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Mark G. Emerson

Born in Lynn, Massachusetts, Charles Remond Douglass was the third and youngest son of Frederick and Anna Murray Douglass. Named for his father's friend and fellow black antislavery speaker Charles Lenox Remond, Charles attended the public schools in Rochester, New York, where the family moved in late 1847. As a boy, he delivered copies of his father's newspaper, North Star.

As a young man, Charles became the first black from New York to enlist for military service in the Civil War, volunteering for the Fifty-fourth Massachusetts Infantry Regiment. Unlike his brother Lewis, who also served in the Fifty-fourth and became a sergeant major in that regiment, Charles was unable to deploy with his fellow troops owing to illness. As late as November 1863 Charles remained at the training camp in Readville Massachusetts He ultimately joined another black regiment the Fifth Massachusetts Cavalry rising to ...

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Donald Yacovone

Civil War soldier, reformer, and businessman, was the second of five children of the abolitionist leader and orator Frederick Douglass (1818–1895) and Anna Murray Douglass (1813–1882). Lewis, born in New Bedford, Massachusetts, where his father settled shortly after his flight from slavery, proved the most successful of the Douglass children and the one his father most relied upon in later years. After the family moved to Rochester, New York, the eight-year-old Lewis and his siblings became beneficiaries of his father's successful efforts to desegregate the city's public schools—a tradition that Lewis maintained as an adult when he lived in the District of Columbia. As soon as he was old enough, he helped his father with the publication of his antislavery newspapers and after his father fled Federal authorities in the wake of John Brown's 1859 raid at Harpers Ferry the nineteen ...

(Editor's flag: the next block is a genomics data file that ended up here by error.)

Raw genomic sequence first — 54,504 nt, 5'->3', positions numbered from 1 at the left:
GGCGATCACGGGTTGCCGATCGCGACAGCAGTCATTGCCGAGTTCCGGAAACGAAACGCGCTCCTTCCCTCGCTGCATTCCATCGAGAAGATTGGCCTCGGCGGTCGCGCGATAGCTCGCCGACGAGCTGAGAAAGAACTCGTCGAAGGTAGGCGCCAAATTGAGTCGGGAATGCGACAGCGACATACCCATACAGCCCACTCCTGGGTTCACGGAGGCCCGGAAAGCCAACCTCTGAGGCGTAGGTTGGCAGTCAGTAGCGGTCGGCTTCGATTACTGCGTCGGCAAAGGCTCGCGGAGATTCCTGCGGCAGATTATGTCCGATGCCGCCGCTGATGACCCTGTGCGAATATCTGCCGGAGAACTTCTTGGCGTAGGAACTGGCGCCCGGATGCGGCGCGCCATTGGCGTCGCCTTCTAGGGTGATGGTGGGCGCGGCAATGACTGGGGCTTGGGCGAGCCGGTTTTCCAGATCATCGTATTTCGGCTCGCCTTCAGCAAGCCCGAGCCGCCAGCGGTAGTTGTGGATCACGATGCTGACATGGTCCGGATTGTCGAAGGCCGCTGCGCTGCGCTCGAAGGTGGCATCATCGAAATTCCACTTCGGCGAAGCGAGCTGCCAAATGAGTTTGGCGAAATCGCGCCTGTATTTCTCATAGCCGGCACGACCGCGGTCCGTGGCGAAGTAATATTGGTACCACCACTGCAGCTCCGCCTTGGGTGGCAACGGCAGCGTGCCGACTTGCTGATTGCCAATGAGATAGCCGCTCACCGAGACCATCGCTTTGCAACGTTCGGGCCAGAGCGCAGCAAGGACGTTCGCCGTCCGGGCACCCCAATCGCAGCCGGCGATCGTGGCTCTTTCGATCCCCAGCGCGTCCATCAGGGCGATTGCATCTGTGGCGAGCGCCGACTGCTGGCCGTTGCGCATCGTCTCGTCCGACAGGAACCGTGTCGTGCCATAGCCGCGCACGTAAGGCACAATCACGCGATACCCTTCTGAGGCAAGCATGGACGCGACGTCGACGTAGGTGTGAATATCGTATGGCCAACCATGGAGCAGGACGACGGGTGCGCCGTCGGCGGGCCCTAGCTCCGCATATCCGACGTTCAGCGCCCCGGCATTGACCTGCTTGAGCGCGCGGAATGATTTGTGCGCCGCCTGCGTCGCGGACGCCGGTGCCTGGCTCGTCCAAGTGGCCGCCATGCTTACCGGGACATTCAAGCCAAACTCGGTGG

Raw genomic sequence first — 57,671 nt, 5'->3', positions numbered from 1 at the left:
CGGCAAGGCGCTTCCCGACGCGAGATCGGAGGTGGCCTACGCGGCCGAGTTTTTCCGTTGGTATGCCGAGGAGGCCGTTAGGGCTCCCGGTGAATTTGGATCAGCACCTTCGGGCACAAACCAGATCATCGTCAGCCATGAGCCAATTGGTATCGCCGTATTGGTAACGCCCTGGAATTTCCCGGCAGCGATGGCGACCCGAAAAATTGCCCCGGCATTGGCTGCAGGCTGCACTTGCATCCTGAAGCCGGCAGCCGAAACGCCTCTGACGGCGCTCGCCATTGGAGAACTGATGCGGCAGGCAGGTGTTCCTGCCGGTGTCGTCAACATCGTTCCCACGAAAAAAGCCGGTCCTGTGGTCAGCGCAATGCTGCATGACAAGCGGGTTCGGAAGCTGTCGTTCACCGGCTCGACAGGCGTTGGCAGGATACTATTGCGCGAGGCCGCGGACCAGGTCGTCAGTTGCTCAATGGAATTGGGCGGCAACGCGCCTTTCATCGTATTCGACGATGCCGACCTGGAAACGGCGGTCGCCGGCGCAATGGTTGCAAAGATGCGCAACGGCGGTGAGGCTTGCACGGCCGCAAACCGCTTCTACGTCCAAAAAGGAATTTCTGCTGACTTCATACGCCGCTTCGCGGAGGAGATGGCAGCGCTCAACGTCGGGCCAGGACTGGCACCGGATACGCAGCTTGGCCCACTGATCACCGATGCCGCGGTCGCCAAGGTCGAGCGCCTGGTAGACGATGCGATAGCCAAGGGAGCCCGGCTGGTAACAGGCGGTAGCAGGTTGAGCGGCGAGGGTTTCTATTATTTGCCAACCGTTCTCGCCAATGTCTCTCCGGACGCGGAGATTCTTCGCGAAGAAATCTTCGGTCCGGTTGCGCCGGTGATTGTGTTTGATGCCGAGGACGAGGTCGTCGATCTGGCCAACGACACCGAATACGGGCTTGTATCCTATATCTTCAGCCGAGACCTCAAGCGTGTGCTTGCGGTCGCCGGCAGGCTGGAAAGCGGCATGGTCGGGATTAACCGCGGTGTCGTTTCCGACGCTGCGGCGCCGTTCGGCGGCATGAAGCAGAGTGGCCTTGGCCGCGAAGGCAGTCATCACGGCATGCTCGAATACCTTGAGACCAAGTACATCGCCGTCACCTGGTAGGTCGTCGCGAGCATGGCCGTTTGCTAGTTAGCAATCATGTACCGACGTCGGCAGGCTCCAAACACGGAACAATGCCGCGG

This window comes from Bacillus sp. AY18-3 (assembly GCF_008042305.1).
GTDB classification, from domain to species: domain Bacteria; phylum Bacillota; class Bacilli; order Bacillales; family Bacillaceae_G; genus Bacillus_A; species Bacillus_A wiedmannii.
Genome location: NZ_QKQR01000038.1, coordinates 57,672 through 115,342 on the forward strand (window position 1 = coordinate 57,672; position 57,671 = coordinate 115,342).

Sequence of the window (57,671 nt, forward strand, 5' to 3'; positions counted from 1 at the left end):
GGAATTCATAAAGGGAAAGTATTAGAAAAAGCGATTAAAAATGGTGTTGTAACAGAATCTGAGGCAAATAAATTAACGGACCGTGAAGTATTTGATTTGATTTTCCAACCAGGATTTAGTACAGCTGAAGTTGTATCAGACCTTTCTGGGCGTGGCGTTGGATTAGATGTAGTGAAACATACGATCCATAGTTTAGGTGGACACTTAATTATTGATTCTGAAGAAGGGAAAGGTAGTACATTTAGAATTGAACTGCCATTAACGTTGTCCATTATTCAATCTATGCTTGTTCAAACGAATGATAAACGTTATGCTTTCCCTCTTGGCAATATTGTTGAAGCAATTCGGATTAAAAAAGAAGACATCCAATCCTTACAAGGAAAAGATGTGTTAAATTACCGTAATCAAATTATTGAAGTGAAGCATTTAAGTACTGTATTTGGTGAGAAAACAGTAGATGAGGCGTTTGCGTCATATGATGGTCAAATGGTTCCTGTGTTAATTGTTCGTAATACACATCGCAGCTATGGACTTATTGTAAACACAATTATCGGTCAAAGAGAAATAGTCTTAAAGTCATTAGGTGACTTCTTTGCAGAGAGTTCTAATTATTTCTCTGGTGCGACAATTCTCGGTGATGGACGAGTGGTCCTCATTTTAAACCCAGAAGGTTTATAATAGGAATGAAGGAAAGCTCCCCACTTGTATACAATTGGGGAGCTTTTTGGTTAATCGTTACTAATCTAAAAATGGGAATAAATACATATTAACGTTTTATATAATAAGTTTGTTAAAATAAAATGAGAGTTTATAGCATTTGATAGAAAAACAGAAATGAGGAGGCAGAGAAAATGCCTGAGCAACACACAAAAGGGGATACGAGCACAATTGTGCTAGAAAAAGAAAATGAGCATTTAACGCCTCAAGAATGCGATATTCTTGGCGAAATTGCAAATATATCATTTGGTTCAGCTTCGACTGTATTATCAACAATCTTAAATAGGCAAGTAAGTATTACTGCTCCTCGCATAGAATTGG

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Mark G. Emerson

and a son of Frederick Douglass. Born in New Bedford, Massachusetts, Lewis Henry Douglass was the second child and eldest son of Frederick and Anna Murray Douglass. When Lewis was eight the family moved to Rochester, New York, where the boy was educated in public schools. After finishing his education, Lewis helped his father with his newspaper North Star, learning the printer's trade. Considered the ablest of Douglass's children, Lewis was the person Frederick Douglass asked to secure his papers from John Brown after the Harpers Ferry raid to prevent federal marshals from discovering them.

During the Civil War, Lewis enlisted in the Fifty-fourth Massachusetts Infantry Regiment, attaining the rank of sergeant major and taking part in the attack on Fort Wagner, South Carolina, in July 1863 After the war Lewis and his brother Frederick Jr went to Denver Colorado where Lewis worked as a ...

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Leyla Keough

Whether bought by Russians at the slave markets of Constantinople, or by the tsar himself in the Netherlands, scholars agree that Abram, who was born in Eritrea and asserted that he was the son of an Ethiopian prince, entered Russia in 1700 and began his service with the Royal Court in 1705. Within two years Abram, who later adopted the surname Hannibal, had won the favor of Tsar Peter I, known as Peter the Great, who became his godfather when he joined the Russian Orthodox Church. The newly baptized Abram Petrov served as the tsar's personal valet both in Russia and away from it during his military campaigns.

After nine years in service to the court, the tsar sent Hannibal to Paris for further education. In 1718 he joined the French army to gain access to the best military engineering program and during his service he was ...